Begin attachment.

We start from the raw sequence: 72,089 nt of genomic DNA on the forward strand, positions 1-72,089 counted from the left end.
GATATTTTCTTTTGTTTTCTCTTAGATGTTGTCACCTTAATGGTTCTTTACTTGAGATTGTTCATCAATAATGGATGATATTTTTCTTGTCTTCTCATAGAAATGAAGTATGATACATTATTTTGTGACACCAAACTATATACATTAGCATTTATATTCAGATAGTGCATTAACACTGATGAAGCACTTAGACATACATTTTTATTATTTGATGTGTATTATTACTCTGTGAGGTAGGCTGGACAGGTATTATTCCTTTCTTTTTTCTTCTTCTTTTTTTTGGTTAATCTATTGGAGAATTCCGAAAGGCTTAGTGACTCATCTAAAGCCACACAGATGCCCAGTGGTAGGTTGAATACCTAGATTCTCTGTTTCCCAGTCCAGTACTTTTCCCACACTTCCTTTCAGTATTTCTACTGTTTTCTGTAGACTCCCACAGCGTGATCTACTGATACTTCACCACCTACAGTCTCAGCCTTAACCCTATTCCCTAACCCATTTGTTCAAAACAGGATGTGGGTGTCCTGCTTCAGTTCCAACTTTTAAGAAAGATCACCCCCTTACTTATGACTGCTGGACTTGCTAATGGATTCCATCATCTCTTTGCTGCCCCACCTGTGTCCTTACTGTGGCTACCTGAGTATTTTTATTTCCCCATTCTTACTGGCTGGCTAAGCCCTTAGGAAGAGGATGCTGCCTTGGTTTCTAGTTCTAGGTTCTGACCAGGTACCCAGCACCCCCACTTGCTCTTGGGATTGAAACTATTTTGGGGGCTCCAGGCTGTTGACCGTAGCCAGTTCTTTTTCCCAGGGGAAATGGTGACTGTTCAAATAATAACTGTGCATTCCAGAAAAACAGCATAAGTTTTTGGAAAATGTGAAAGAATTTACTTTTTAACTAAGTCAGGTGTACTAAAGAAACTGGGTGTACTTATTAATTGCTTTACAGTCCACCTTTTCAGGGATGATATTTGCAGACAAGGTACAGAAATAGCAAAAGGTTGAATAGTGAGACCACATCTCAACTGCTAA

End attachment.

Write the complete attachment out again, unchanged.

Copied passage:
We start from the raw sequence: 72,089 nt of genomic DNA on the forward strand, positions 1-72,089 counted from the left end.
GATATTTTCTTTTGTTTTCTCTTAGATGTTGTCACCTTAATGGTTCTTTACTTGAGATTGTTCATCAATAATGGATGATATTTTTCTTGTCTTCTCATAGAAATGAAGTATGATACATTATTTTGTGACACCAAACTATATACATTAGCATTTATATTCAGATAGTGCATTAACACTGATGAAGCACTTAGACATACATTTTTATTATTTGATGTGTATTATTACTCTGTGAGGTAGGCTGGACAGGTATTATTCCTTTCTTTTTTCTTCTTCTTTTTTTTGGTTAATCTATTGGAGAATTCCGAAAGGCTTAGTGACTCATCTAAAGCCACACAGATGCCCAGTGGTAGGTTGAATACCTAGATTCTCTGTTTCCCAGTCCAGTACTTTTCCCACACTTCCTTTCAGTATTTCTACTGTTTTCTGTAGACTCCCACAGCGTGATCTACTGATACTTCACCACCTACAGTCTCAGCCTTAACCCTATTCCCTAACCCATTTGTTCAAAACAGGATGTGGGTGTCCTGCTTCAGTTCCAACTTTTAAGAAAGATCACCCCCTTACTTATGACTGCTGGACTTGCTAATGGATTCCATCATCTCTTTGCTGCCCCACCTGTGTCCTTACTGTGGCTACCTGAGTATTTTTATTTCCCCATTCTTACTGGCTGGCTAAGCCCTTAGGAAGAGGATGCTGCCTTGGTTTCTAGTTCTAGGTTCTGACCAGGTACCCAGCACCCCCACTTGCTCTTGGGATTGAAACTATTTTGGGGGCTCCAGGCTGTTGACCGTAGCCAGTTCTTTTTCCCAGGGGAAATGGTGACTGTTCAAATAATAACTGTGCATTCCAGAAAAACAGCATAAGTTTTTGGAAAATGTGAAAGAATTTACTTTTTAACTAAGTCAGGTGTACTAAAGAAACTGGGTGTACTTATTAATTGCTTTACAGTCCACCTTTTCAGGGATGATATTTGCAGACAAGGTACAGAAATAGCAAAAGGTTGAATAGTGAGACCACATCTCAACTGCTAA